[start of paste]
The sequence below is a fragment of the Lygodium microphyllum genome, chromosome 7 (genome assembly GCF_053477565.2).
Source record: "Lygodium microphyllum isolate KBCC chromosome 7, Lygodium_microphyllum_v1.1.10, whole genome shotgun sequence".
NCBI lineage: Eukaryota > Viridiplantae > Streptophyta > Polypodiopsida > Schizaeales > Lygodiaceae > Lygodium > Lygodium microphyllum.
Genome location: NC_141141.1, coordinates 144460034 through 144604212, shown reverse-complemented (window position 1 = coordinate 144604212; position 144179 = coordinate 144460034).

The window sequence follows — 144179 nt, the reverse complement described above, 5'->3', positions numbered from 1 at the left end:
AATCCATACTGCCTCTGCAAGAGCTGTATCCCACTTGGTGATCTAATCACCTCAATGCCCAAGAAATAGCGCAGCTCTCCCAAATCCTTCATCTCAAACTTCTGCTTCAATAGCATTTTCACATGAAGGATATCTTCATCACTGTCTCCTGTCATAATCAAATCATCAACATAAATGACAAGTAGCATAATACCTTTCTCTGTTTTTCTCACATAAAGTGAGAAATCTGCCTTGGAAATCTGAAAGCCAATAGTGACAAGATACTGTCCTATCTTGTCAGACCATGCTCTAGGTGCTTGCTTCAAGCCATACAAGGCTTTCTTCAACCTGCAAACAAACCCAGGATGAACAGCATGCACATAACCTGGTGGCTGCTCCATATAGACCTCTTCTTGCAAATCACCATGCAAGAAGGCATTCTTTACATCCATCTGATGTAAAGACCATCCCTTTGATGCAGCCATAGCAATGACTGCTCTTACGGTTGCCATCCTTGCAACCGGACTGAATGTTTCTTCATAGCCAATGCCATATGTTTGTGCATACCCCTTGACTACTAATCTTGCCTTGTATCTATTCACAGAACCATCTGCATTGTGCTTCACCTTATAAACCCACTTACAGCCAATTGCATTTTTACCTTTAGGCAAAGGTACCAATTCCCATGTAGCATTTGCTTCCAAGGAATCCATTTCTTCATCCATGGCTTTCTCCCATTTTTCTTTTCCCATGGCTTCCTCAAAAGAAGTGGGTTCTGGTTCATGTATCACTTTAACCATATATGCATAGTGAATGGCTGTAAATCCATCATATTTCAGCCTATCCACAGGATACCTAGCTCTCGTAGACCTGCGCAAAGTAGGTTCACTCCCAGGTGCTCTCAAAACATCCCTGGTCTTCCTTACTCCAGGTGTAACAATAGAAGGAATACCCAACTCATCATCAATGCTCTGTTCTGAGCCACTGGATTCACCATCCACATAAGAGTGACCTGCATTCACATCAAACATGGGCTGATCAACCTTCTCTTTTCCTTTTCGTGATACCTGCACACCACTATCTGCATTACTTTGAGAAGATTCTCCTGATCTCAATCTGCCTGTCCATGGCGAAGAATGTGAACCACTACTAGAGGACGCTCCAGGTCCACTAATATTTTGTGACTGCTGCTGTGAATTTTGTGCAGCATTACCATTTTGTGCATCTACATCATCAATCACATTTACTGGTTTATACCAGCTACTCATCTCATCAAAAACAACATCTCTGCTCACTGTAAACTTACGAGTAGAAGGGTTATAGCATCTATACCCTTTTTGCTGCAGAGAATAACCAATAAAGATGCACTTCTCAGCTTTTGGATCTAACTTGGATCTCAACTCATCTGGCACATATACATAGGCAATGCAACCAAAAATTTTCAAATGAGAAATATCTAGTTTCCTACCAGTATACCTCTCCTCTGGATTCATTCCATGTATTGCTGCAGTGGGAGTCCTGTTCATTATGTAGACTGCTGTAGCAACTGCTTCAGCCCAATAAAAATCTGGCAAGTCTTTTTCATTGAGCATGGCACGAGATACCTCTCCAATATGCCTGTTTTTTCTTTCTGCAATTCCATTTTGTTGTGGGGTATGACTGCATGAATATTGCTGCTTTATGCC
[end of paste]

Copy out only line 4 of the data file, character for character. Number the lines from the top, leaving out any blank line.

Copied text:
Genome location: NC_141141.1, coordinates 144460034 through 144604212, shown reverse-complemented (window position 1 = coordinate 144604212; position 144179 = coordinate 144460034).